RAPID FLU TESTING

Effective Date: 
Thu, 08/01/2013
Reviewed: 
Mon, 02/27/2017
Revised: 
Mon, 02/27/2017
Policy: 

Purpose and Scope:

Influenza is a highly contagious, acute, viral infection of the respiratory tract. The
causative agents of the disease are immunologically diverse, single-strand RNA viruses known as influenza viruses. There are three types of influenza viruses: A, B, and C.
Type A viruses are the most prevalent and are associated with most serious epidemics. Type B viruses produce a disease that is generally milder than that
caused by type A. Type C viruses have never been associated with a large epidemic of human disease. Both type A and B viruses can circulate simultaneously, but usually one type is dominant during a given season.

Influenza antigens may be detected in clinical specimens by immunoassay. The
QuickVue Influenza A+B Test is a lateral-flow immunoassay using highly sensitive
monoclonal antibodies that are specific for influenza antigens. The test is specific to
influenza types A and B antigens with no known cross-reactivity to normal flora or other known respiratory pathogens.

Reagents and Supplies:

Individually Packaged Test Strips (25): Mouse monoclonal anti-influenza A and anti-
influenza B antibodies

Reagent Solution (25): Vials with 340

μL of salt solution

Reagent Tubes (25): Lyophilized buffer with detergents and reducing agents

Disposable Droppers (25)

Sterile Nasal Swabs (25)

Positive Influenza Type A Control Swab (1): Swab is coated with non-infectious
recombinant influenza A antigen

Positive Influenza Type B Control Swab (1):Swab is coated with non-infectious
recombinant influenza B antigen

Negative Control Swab (1): Swab is coated with formalin-inactivated, non-infectious Streptococcus C antigen

Quality Control:

Built-in Control Features

The QuickVue Influenza Test contains built-in procedural control features. The
manufacturer's recommendation for daily control is to document these built-in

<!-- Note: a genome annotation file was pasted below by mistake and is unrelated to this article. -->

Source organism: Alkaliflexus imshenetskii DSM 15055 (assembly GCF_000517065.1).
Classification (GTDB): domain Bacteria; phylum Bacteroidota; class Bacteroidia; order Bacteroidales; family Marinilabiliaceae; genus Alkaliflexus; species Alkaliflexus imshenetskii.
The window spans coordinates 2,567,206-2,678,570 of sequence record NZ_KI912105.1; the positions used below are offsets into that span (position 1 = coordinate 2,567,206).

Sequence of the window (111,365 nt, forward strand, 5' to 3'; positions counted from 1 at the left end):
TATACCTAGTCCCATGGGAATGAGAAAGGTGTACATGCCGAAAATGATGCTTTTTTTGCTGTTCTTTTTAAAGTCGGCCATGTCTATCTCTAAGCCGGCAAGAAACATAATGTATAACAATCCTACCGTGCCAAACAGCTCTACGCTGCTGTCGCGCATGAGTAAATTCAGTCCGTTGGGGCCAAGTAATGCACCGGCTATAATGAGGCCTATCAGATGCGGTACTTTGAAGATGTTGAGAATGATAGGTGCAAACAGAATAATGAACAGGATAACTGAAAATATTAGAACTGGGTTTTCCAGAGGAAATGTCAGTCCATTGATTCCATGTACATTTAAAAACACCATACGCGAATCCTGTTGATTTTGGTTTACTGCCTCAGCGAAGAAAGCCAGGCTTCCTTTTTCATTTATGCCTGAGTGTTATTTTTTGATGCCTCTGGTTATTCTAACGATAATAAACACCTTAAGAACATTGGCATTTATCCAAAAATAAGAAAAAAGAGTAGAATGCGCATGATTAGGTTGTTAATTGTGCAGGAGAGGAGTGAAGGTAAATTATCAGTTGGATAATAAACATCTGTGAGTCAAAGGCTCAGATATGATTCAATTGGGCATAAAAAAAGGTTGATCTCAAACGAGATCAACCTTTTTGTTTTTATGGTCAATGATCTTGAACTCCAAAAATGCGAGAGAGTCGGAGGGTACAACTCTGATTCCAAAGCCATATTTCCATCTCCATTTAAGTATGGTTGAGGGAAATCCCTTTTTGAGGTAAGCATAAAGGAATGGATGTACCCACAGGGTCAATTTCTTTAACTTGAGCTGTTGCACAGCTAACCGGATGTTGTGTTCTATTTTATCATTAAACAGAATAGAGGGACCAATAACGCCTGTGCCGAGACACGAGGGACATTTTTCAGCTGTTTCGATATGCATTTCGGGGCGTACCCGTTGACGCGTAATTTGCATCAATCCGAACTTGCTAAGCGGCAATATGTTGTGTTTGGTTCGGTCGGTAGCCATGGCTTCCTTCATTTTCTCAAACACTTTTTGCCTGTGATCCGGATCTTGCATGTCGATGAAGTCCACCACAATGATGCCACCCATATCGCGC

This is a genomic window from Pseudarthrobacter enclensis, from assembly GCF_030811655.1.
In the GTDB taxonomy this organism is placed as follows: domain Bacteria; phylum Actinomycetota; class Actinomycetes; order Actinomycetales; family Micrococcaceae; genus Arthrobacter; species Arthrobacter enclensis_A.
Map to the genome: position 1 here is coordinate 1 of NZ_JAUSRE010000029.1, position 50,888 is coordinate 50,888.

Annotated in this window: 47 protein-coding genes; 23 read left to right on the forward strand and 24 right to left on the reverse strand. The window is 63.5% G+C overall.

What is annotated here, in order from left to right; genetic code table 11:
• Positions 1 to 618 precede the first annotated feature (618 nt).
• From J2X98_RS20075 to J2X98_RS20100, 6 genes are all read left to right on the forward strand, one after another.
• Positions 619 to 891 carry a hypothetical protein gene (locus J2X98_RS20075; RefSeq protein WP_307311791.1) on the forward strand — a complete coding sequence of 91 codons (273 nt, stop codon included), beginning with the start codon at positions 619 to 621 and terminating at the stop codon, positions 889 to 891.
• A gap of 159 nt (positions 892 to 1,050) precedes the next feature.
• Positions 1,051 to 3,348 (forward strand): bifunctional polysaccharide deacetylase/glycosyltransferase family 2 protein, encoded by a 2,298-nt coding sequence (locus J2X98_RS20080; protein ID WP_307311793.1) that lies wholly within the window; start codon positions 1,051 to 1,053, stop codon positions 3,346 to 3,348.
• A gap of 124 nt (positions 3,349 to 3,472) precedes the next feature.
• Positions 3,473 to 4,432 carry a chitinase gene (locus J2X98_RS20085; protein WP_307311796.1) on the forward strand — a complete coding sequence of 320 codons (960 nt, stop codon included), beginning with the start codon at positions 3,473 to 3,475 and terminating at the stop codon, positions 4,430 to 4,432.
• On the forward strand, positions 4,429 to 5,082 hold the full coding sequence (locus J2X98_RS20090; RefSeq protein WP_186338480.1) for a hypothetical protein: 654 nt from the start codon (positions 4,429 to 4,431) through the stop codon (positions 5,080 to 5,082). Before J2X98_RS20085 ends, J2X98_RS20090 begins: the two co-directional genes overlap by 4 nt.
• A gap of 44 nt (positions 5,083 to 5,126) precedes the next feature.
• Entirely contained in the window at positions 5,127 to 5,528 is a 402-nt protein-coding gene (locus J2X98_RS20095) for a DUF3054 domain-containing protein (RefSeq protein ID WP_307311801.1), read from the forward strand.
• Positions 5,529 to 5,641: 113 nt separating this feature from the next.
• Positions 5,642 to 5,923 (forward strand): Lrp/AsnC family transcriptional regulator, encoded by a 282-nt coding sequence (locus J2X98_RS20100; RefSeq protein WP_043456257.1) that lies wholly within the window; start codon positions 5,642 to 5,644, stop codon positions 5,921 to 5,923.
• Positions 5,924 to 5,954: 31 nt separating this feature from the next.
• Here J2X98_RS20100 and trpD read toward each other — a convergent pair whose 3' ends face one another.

procedural controls for the first sample tested each day.

The two-color result format provides a simple interpretation for positive and negative results. The appearance of a blue procedural Control Line provides several forms of positive control by demonstrating sufficient capillary flow has occurred and the functional integrity of the Test Strip was maintained.
If the blue procedural Control Line does not develop at 10 minutes, the test result is considered invalid.

A built-in negative control is provided by the clearing of red background color, verifying that the test has been performed correctly. Within 10 minutes, the result area should be white to light pink and allow the clear interpretation of the test result.
If background color appears and interferes with interpretation of the test result, the result is considered invalid. Should this occur, review the procedure and repeat the test with a new Test Strip.

External Quality Control

External controls are also used to demonstrate that the reagents and assay
procedure perform properly.
Quidel recommends that positive and negative controls be run once for each untrained operator, once for each new shipment of kits- provided that each different lot received in the shipment is tested - and as deemed additionally necessary by your internal quality control procedures, and in accordance with local, state, and federal regulations or accreditation requirements.
If the controls do not perform as expected, repeat the test or contact Quidel Technical Support before testing patient specimens.
External positive and negative control swabs are suppliedin the kit and should be
tested using the Swab Procedure.

Procedure

SPECIMEN COLLECTION

Nasal Swab Sample:

For proper test performance, use the swabs supplied in the kit.